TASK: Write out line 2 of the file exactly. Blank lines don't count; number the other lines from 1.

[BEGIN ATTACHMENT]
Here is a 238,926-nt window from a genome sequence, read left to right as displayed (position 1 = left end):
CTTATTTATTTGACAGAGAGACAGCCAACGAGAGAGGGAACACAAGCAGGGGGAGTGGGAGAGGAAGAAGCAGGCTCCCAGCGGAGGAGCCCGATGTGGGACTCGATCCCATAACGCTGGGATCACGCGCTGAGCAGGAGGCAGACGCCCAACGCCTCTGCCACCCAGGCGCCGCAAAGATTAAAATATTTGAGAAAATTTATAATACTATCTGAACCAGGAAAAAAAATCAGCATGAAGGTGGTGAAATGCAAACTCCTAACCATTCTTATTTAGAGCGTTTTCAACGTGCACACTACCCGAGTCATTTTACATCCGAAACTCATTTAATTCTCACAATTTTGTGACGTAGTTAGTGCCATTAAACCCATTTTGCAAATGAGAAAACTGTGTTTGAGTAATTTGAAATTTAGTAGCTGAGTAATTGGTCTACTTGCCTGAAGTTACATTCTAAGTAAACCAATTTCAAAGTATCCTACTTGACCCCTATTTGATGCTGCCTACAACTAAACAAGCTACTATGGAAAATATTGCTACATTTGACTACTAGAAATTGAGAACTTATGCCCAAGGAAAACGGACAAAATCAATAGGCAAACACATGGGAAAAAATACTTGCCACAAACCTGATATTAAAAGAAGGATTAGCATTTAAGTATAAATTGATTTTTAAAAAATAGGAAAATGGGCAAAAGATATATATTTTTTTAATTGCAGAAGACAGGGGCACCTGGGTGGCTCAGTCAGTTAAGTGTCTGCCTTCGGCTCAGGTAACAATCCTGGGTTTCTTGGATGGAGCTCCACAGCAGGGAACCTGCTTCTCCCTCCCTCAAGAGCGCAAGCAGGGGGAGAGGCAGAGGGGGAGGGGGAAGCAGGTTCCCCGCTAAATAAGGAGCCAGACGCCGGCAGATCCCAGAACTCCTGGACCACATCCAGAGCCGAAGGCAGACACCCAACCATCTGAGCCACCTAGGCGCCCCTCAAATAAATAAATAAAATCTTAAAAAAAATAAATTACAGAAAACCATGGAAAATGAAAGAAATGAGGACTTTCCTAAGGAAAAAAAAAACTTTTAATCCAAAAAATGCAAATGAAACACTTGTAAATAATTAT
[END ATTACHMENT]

CTTATTTATTTGACAGAGAGACAGCCAACGAGAGAGGGAACACAAGCAGGGGGAGTGGGAGAGGAAGAAGCAGGCTCCCAGCGGAGGAGCCCGATGTGGGACTCGATCCCATAACGCTGGGATCACGCGCTGAGCAGGAGGCAGACGCCCAACGCCTCTGCCACCCAGGCGCCGCAAAGATTAAAATATTTGAGAAAATTTATAATACTATCTGAACCAGGAAAAAAAATCAGCATGAAGGTGGTGAAATGCAAACTCCTAACCATTCTTATTTAGAGCGTTTTCAACGTGCACACTACCCGAGTCATTTTACATCCGAAACTCATTTAATTCTCACAATTTTGTGACGTAGTTAGTGCCATTAAACCCATTTTGCAAATGAGAAAACTGTGTTTGAGTAATTTGAAATTTAGTAGCTGAGTAATTGGTCTACTTGCCTGAAGTTACATTCTAAGTAAACCAATTTCAAAGTATCCTACTTGACCCCTATTTGATGCTGCCTACAACTAAACAAGCTACTATGGAAAATATTGCTACATTTGACTACTAGAAATTGAGAACTTATGCCCAAGGAAAACGGACAAAATCAATAGGCAAACACATGGGAAAAAATACTTGCCACAAACCTGATATTAAAAGAAGGATTAGCATTTAAGTATAAATTGATTTTTAAAAAATAGGAAAATGGGCAAAAGATATATATTTTTTTAATTGCAGAAGACAGGGGCACCTGGGTGGCTCAGTCAGTTAAGTGTCTGCCTTCGGCTCAGGTAACAATCCTGGGTTTCTTGGATGGAGCTCCACAGCAGGGAACCTGCTTCTCCCTCCCTCAAGAGCGCAAGCAGGGGGAGAGGCAGAGGGGGAGGGGGAAGCAGGTTCCCCGCTAAATAAGGAGCCAGACGCCGGCAGATCCCAGAACTCCTGGACCACATCCAGAGCCGAAGGCAGACACCCAACCATCTGAGCCACCTAGGCGCCCCTCAAATAAATAAATAAAATCTTAAAAAAAATAAATTACAGAAAACCATGGAAAATGAAAGAAATGAGGACTTTCCTAAGGAAAAAAAAAACTTTTAATCCAAAAAATGCAAATGAAACACTTGTAAATAATTAT